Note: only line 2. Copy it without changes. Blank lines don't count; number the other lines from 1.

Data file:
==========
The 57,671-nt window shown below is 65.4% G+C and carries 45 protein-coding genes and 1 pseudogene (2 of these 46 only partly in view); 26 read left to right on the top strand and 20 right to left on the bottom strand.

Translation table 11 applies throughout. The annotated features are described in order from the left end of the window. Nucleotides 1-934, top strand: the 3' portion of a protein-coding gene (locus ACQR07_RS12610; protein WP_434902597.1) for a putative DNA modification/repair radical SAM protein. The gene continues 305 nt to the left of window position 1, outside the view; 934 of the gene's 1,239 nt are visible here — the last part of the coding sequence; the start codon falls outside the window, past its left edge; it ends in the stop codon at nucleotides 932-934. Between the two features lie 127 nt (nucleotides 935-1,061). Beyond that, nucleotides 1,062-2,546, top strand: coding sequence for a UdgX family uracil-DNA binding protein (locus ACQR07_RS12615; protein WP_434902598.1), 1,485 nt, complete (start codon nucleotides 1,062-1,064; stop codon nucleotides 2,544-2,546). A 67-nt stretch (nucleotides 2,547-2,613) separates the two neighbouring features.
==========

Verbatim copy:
Translation table 11 applies throughout. The annotated features are described in order from the left end of the window. Nucleotides 1-934, top strand: the 3' portion of a protein-coding gene (locus ACQR07_RS12610; protein WP_434902597.1) for a putative DNA modification/repair radical SAM protein. The gene continues 305 nt to the left of window position 1, outside the view; 934 of the gene's 1,239 nt are visible here — the last part of the coding sequence; the start codon falls outside the window, past its left edge; it ends in the stop codon at nucleotides 932-934. Between the two features lie 127 nt (nucleotides 935-1,061). Beyond that, nucleotides 1,062-2,546, top strand: coding sequence for a UdgX family uracil-DNA binding protein (locus ACQR07_RS12615; protein WP_434902598.1), 1,485 nt, complete (start codon nucleotides 1,062-1,064; stop codon nucleotides 2,544-2,546). A 67-nt stretch (nucleotides 2,547-2,613) separates the two neighbouring features.